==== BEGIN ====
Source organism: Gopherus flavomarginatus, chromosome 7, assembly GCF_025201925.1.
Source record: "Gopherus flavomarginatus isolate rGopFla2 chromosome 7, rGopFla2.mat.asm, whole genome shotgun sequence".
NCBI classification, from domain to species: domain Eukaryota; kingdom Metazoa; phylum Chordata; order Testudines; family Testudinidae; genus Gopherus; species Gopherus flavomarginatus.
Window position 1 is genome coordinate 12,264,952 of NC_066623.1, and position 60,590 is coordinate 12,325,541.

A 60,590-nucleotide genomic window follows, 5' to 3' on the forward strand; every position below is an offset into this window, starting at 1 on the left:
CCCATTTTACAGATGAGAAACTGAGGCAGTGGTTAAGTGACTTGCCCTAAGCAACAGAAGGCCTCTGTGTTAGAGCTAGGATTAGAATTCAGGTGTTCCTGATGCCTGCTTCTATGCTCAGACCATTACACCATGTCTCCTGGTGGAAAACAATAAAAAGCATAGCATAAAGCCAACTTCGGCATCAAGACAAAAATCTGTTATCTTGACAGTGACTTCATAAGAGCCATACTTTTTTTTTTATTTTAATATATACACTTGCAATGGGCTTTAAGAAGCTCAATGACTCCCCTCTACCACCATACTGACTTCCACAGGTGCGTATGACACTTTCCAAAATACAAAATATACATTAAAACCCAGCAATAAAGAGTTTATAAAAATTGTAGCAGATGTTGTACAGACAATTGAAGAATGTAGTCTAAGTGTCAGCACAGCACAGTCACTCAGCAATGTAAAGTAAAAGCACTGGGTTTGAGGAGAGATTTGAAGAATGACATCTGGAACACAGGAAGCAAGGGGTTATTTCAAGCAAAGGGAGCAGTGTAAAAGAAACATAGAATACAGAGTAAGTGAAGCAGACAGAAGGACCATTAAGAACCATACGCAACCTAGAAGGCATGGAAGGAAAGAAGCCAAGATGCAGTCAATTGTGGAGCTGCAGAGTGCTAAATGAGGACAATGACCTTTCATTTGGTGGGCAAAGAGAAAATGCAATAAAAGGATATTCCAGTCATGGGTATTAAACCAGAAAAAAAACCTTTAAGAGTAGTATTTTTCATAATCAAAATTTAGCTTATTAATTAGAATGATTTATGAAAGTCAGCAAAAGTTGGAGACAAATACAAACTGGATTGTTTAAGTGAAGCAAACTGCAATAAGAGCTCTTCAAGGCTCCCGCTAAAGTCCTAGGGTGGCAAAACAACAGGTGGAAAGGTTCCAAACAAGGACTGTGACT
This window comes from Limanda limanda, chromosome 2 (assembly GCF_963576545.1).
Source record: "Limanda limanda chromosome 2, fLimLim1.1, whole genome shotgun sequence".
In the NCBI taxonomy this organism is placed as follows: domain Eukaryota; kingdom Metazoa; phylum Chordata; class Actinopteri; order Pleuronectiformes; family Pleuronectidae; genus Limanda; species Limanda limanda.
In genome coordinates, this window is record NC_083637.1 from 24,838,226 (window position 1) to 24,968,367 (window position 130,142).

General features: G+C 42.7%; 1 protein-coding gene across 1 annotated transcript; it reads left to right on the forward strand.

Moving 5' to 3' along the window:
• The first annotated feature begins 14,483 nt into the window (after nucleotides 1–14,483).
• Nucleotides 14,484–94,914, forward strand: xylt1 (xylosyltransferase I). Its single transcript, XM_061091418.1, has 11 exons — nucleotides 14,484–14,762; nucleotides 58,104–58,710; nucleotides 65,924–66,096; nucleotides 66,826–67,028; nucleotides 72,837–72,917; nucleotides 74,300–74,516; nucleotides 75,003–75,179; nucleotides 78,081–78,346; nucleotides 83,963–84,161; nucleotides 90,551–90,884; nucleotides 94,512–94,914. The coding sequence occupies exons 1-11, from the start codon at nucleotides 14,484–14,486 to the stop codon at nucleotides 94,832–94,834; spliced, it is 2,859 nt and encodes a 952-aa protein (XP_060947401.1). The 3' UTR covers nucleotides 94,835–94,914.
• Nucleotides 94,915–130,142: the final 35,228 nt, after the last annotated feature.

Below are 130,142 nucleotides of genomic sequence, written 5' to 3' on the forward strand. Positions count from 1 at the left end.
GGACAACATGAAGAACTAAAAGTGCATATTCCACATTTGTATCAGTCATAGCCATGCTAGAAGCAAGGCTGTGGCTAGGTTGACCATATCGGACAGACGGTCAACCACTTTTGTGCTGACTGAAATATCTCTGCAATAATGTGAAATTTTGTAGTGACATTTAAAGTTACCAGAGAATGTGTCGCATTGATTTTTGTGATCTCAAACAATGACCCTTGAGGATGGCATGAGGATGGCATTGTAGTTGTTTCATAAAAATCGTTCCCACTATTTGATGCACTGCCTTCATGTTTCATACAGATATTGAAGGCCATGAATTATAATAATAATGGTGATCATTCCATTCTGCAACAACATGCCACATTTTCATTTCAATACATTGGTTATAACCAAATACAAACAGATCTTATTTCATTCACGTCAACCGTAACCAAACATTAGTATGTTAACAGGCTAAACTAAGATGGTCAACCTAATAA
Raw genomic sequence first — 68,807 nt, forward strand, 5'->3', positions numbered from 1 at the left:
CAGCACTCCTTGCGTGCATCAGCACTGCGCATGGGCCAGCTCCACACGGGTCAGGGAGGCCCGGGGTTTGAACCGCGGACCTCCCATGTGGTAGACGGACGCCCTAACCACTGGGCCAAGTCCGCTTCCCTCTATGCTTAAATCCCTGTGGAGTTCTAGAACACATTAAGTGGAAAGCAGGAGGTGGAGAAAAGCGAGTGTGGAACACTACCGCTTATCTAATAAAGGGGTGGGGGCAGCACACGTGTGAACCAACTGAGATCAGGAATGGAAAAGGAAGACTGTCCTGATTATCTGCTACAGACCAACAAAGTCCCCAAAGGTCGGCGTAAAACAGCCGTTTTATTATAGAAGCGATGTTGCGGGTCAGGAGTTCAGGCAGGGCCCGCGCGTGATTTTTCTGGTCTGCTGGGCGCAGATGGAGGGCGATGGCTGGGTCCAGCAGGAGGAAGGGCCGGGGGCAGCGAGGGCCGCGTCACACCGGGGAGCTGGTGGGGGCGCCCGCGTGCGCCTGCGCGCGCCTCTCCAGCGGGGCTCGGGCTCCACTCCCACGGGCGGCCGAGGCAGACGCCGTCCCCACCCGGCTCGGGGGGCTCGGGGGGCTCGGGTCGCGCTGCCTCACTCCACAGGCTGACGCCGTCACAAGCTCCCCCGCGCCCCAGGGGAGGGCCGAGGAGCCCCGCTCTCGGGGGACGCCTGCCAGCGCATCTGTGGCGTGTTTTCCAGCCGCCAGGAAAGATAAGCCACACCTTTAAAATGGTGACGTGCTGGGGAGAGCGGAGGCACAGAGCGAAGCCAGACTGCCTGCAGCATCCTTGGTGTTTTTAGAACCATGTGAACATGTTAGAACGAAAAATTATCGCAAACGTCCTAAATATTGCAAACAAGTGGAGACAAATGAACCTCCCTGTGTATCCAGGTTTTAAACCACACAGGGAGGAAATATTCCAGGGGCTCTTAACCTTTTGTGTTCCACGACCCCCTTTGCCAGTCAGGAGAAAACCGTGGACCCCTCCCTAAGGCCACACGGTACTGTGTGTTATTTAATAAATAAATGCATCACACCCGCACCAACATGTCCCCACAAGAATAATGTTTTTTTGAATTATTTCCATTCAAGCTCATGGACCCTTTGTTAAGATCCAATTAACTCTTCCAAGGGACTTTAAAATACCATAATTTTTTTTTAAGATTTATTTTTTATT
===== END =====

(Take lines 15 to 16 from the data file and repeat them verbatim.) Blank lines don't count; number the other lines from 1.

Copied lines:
• Nucleotides 94,915–130,142: the final 35,228 nt, after the last annotated feature.

Below are 130,142 nucleotides of genomic sequence, written 5' to 3' on the forward strand. Positions count from 1 at the left end.